By Laura Pearson, creator of Edutude
When you think of bullying, what comes to mind? Name calling? Getting beaten up? Spreading rumors? How each of us sees bullying is personal because it stems from our own life experiences. We’ve all been bullied in some way: verbally, emotionally, and even physically. We’ve been made to feel like we don’t fit in, we don’t measure up, or we don’t belong. Moreover, most of us have probably even been the bully at one time or another.
According to StopBullying.gov, bullying is defined as “unwanted, aggressive behavior among school aged children that involves a real or perceived power imbalance. The behavior is repeated, or has the potential to be repeated, over time. Bullying includes actions such as making threats, spreading rumors, attacking someone physically or verbally, and excluding someone from a group on purpose.”
Bullying knows no age, race, gender, weight, or sexual orientation. You can be bullied for being old or young, white or black, male or female, fat or thin, straight or gay. You can be bullied for what you wear or how you talk. You can be bullied for your differing abilities, your intelligence, or your athleticism. The only qualification for being a victim is that you don’t fit with the narrow view of what’s “cool” in the eyes of the person or group doing the bullying.
Bullying can be blatant, in the form of hate speech, written threats, or physical attacks. Or it can be more subtle. Known as microaggressions, these displays of discrimination are less overt and, as a result, often go unnoticed and uncorrected. Microassaults, microinsults, and microinvalidation are categorized by an intentional disregard for or lack of sensitivity to a person’s differences and are just as hurtful as their full-blown counterparts: assaults, insults, and invalidation.
Bullying can be perpetrated in any number of ways. As adults, bullying often takes the form of discrimination like racism, sexism, and classism. Maybe a female coworker is passed up for a promotion in favor of a male counterpart, even though she is more qualified. As children, it comes along in the form of schoolyard taunts, back-of-the-bus whispers and, most recently, online attacks.
Unlike when we were kids, technology is a fact of life. And, in many cases, that’s a good thing. Technology can be a powerful teaching and communication tool, providing access to knowledge and resources well beyond those available in textbooks or at the local library. But it can also be dangerous, allowing children untethered access to one another’s lives via sites like Facebook, Instagram, and Snapchat, oftentimes with little to no adult supervision.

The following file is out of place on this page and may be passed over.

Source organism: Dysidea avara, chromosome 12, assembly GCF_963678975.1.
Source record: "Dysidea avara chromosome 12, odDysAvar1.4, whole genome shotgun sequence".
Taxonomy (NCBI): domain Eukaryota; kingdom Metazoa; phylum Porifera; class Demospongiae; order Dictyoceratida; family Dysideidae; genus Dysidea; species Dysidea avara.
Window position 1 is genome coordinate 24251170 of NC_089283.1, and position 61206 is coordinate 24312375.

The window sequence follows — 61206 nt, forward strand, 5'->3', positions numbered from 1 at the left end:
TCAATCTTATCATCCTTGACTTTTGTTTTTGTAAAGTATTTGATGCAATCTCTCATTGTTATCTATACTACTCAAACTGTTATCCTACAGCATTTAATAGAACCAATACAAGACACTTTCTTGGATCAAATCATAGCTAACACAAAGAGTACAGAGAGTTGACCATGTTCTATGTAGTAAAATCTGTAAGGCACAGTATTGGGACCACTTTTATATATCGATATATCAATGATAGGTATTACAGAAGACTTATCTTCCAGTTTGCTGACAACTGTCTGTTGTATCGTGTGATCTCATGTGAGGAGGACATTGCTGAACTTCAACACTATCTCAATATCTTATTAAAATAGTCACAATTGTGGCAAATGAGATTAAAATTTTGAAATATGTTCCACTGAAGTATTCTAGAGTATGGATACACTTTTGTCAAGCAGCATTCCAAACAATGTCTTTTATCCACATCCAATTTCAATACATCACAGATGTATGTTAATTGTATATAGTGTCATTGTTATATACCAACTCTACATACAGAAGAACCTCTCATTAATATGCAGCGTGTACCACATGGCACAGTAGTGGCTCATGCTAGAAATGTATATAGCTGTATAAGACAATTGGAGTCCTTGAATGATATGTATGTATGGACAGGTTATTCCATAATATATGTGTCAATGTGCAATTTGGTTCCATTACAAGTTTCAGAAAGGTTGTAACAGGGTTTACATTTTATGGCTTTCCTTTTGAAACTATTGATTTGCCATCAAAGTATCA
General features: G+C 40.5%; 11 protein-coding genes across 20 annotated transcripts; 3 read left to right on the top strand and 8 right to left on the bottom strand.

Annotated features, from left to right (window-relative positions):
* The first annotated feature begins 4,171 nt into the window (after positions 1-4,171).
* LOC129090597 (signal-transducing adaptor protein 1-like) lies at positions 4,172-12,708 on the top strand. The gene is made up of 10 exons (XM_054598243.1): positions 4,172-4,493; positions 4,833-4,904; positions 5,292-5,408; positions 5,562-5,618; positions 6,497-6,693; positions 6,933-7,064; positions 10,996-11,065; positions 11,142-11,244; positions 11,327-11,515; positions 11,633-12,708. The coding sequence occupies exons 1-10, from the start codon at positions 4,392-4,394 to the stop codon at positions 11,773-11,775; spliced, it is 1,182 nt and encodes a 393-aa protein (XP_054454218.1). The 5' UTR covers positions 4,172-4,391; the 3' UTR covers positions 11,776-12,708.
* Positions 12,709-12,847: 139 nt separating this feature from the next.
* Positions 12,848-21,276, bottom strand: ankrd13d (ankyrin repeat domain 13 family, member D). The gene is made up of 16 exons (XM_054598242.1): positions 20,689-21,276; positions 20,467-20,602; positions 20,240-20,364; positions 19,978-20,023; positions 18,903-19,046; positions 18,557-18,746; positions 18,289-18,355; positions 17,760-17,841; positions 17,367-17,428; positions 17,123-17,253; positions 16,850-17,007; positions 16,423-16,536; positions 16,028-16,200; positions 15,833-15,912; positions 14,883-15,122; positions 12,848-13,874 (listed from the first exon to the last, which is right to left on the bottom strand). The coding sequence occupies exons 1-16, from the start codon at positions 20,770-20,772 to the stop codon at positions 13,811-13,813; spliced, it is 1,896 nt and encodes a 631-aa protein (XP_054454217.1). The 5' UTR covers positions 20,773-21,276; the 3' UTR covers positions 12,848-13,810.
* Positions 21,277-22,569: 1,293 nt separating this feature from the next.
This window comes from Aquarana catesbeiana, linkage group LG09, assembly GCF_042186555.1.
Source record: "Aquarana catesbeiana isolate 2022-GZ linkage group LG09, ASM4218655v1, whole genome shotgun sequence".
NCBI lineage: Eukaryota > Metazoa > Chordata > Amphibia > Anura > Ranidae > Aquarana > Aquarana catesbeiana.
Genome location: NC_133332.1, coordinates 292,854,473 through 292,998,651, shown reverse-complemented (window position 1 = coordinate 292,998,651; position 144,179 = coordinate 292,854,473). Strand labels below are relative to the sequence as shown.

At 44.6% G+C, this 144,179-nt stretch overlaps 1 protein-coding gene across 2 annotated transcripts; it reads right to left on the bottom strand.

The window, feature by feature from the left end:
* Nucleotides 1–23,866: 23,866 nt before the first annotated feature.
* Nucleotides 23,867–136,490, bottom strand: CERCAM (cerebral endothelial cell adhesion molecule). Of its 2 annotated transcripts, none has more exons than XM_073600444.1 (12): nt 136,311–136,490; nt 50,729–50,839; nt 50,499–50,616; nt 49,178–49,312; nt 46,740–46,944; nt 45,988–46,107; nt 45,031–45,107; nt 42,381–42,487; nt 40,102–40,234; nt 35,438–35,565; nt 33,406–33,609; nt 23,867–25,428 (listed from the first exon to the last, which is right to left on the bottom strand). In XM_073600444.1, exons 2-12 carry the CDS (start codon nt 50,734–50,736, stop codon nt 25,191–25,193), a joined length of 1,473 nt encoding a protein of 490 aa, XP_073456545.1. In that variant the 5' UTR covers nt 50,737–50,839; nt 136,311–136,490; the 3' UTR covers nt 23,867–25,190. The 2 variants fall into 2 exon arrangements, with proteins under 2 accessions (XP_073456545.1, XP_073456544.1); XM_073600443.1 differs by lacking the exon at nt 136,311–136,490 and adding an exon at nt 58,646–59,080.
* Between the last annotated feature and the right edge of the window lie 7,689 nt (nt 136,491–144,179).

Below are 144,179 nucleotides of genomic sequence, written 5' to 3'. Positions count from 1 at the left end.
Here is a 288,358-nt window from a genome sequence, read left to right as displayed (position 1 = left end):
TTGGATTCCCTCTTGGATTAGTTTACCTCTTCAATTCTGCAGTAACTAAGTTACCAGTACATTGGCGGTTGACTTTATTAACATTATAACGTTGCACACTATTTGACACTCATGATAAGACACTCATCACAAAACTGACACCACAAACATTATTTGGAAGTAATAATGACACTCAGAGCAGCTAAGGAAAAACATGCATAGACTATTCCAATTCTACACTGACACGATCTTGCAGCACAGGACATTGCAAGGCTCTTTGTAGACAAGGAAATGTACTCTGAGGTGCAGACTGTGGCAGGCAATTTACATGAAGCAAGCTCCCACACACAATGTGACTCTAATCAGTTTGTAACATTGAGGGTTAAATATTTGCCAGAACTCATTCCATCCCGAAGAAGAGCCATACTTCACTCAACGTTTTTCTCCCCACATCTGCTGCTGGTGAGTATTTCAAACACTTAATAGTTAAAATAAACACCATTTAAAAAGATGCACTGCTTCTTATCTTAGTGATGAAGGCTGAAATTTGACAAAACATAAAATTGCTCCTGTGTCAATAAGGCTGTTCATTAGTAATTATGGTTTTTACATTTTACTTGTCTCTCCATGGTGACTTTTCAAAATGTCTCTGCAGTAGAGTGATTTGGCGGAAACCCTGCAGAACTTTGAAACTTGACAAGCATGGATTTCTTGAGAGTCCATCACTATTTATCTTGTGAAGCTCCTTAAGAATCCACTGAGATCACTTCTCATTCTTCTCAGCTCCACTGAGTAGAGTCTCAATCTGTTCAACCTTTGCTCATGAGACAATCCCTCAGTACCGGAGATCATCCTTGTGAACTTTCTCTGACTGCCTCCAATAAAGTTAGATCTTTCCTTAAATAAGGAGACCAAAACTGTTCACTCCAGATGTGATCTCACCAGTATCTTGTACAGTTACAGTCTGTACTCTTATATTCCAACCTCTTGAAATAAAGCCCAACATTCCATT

That’s why more than half of parents to school-aged children are worried their child will be bullied via social media… and for good reason. Approximately one third of students say they have experienced cyberbullying in their lifetime, while 15% of kids admitted to cyberbullying others. These experiences can lead to low self-esteem, increased depression, and other mental health problems. Cyberbullying has even been a major contributing factor in cases of suicidal ideation and suicide.
So how, as a parent, can you protect your child from the perils of cyberbullying?
Pay Attention - You know your child better than anyone. Is he or she acting strangely? Anxiety or anger after spending time online could be a sign your child is experiencing cyberbullying. You should also look for changes in general behavior or demeanor, like uncharacteristic bouts of depression or a change in sleeping or eating habits.
Have a Conversation - Teach your children about online issues before it becomes a problem. Explain what cyberbullying is and how to handle it, and let them know they can always come to you if they encounter anything inappropriate, upsetting, or dangerous. Don’t threaten to take away access to technology, however, as it will only make your child more secretive.
Get Involved - Kids won’t always come to their parents if there is something wrong, so it’s important to build a network of people who care about your child and will look out for them. Get to know your kids’ teachers, coaches, and even their friends’ parents... and don’t hesitate to reach out to them if you suspect your child is being bullied.
Monitor Online Engagement - Since most cyberbullying takes place at home, maintaining transparency is important. Start by keeping an eye on your child’s social media profiles from your own accounts, and ensure you can access his or her account if necessary. You may even want to consider limiting social media use to common areas of the home, rather than allowing it to happen behind closed doors.
Set Limits - Part of the reason cyberbullying is so detrimental is because it’s inescapable. It doesn’t stop when the kids go home for the day, on the weekends, or over summer break. Limiting screen time and social media access will give your child a break from being connected. Just make sure you tell them why you’re doing it, so they don’t think it’s a punishment.
Laura Pearson is the creator of Edutude. She believes that every student has great potential and aims to help as many as possible unlock it. With Edutude, she strives to find unique, creative ways for parents and educators to encourage students to be challenged, motivated and excited by learning.